Diversity in media oftentimes comes down to being willing to make a big deal about little decisions. It means not defaulting to “white dude” when creating or casting a character and realizing that archetypes and narratives can belong to anyone because everyone has a story to tell. Or even just because everyone wants to see themselves in a story. Especially as a hero.

J.J. Abrams does this exceptionally well in The Force Awakens. There’s a decided effort in the film to diversify Star Wars and yet doesn’t feel forced. Yes, the main characters are very different (the woman, Rey, is the protagonist [and the best], the ex-Stormtrooper Finn is Nigerian-British, and the hotshot pilot is Guatemalan-American) but the movie’s attention to diversity really shows in the background.

Think about Star Wars, Empire, and Jedi. With very few exceptions, all of the bit-part Rebel and Imperial officers were white guys. General Veers and Jan Dodonna have barely a couple lines each, but both were, of course, white men. But The Force Awakens does away with that tradition and switches it up. Imperial Officers are also women and minorities, besides being white. Ken Leung (of Lost fame) plays one of the Resistance’s admirals and a Trinidadian actor plays another. The small band of X-Wing pilots include, besides Poe and a couple aliens, a black guy and an Asian woman. Even the villainous First Order gets in on it: the random Stormtrooper that alerts Kylo Ren to the escaped Rey is a woman. That’s right, in The Force Awakens Stormtroopers can be not only black, but women too. And that’s in addition to the random officers who also just so happen to be diverse.

This is what I mean by making a big deal about little decisions. It means being willing to not just phone it in but decide “hey, maybe this person can look different?” We’re seeing steps being taken in this direction — and not just in Jessica Jones and The Force Awakens. Marvel’s recent slate of comics has been pushing a more diverse range of superheroes as does work like, say, Pacific Rim. It’s small details, yes, but do you know how cool it is to see someone like you on screen? It’s really not as hard to do as it seems, which is one reason why I’m a huge proponent of it. And if it’s not something you’ve thought about, well, you’re in luck.

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Another Boyband Saving The World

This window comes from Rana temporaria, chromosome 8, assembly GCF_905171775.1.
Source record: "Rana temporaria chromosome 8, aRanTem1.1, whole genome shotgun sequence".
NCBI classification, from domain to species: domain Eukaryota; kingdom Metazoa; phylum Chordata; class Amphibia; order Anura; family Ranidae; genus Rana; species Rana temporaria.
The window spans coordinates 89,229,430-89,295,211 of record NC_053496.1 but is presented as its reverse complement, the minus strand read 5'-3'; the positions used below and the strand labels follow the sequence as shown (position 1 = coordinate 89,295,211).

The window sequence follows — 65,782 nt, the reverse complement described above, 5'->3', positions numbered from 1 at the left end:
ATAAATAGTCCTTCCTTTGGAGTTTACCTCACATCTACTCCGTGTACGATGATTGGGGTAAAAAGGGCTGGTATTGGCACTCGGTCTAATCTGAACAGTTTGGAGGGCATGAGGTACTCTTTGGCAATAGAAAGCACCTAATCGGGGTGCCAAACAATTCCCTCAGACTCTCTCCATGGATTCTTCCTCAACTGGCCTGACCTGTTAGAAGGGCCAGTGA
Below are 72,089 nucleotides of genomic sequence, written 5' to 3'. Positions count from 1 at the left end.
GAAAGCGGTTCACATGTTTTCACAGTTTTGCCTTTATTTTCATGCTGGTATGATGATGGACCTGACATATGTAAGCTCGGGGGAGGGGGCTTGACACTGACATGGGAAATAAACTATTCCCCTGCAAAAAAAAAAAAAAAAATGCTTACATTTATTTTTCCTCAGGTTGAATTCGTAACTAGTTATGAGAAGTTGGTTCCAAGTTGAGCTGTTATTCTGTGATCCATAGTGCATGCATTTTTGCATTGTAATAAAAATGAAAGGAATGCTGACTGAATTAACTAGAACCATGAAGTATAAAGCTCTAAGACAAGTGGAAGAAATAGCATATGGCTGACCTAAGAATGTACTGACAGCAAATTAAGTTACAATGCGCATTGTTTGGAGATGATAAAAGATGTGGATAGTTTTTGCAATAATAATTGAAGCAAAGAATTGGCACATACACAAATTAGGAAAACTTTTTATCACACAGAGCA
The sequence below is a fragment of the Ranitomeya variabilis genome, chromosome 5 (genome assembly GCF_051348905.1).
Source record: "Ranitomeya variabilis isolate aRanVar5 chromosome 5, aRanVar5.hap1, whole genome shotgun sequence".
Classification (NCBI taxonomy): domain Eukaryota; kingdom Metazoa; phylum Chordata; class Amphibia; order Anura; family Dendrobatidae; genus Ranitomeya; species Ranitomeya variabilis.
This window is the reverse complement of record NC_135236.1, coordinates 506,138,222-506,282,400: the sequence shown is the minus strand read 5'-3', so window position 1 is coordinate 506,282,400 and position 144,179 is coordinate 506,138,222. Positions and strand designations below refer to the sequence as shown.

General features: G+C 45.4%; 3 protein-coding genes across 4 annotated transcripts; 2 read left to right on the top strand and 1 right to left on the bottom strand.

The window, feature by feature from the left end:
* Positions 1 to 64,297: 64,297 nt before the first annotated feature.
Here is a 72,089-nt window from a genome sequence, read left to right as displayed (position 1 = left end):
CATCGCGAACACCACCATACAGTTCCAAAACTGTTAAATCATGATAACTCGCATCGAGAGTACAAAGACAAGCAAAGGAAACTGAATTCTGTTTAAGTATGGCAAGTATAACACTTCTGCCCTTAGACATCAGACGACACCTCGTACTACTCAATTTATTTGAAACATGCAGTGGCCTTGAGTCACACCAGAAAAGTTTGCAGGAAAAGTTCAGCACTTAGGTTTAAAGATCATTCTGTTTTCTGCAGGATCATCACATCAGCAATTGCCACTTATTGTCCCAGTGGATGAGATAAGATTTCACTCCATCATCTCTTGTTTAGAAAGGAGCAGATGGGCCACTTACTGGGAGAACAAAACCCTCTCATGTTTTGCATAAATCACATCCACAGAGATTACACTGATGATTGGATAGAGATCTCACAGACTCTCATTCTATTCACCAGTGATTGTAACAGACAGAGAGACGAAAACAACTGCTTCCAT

So Final Fantasy XV is finally coming out ‘soon,’ with the demo dropping recently. The game’s been on my radar since the debut trailer for Final Fantasy Versus XIII (as it was called then) was released almost nine years ago and as a fan of the Final Fantasy series — mostly because I plain love a good JRPG (there’s something fun about Japanese melodrama and saving the world) — I’m quite eager to see how this game works and if it’s any good.

As we’ve slowly found out more about the game, however, I’m a little annoyed that the game essentially features what looks like a boyband as the main characters. It’s disappointing to see yet another male dominated video game, but certainly not a deal breaker, least at this stage. That said, I’m curious as to the reasoning behind them going in this direction. Fortunately, game director Hajime Tabata explained why:

“Speaking honestly, an all-male party feels almost more approachable for players. Even the presence of one female in the group will change their behaviour, so that they’ll act differently. So to give the most natural feeling, to make them feel sincere and honest, having them all the same gender made sense in that way,”

This is where things start to really bother me: I don’t see how having a more diverse cast would be less approachable. These days around half of gamers are women and if we want video games as a genre to grow up we’ve gotta get away from this girls-have-cooties mentality that’s permeated the industry for far too long.

It’s especially frustrating that it comes a part of Final Fantasy of all things. The series has usually been quite good at representation, with the games featuring multiple female party members who often had an important role in the story beyond being damseled. The latest major installment, XIII had a woman as protagonist, something I talked about in my first post here three years ago. Not every game needs a female protagonist, but that doesn’t excuse making the game about a boyband.

Now Tabata does have some good intentions. He wants to get into the private life of men and stuff I’ve read about the game has said that the game does feature its male characters openly showing affection to each other. Which is actually really cool (suck it, patriarchy!). An unironic, actually honest look at a bromance is possibly as rare as strong female protagonists. There’s a reason one of my favorite moments in the finale of  Agent Carter was Howard Stark admitting that he loved Steve Rogers and missed him. I am so down for more honest bromances in fiction.

But I do not believe that this has to be an either-or scenario. I think we can have a single story or game that features both male intimacy and strong female characters — especially since Final Fantasy games usually take well over thirty hours to complete. Final Fantasy XIII had a mixed cast, but had some great scenes between sisters Lightning and Serah. If it’s vitally important for there to be chunks of time with the guys alone, then why not split the party? Final Fantasy VIII did it sixteen years ago, why not do it again?

I realize that in some ways I’m splitting hairs here, and we still have an indeterminate time before launch during which, unlikely as it is, things may change for Final Fantasy XV. I’m probably going to play the game at some point too; this isn’t a boycott. But I love video games and representation matters as much as defying gender norms about men. In an ideal world, we could do both at once and I don’t see why Tabata’s game couldn’t be that ideal world.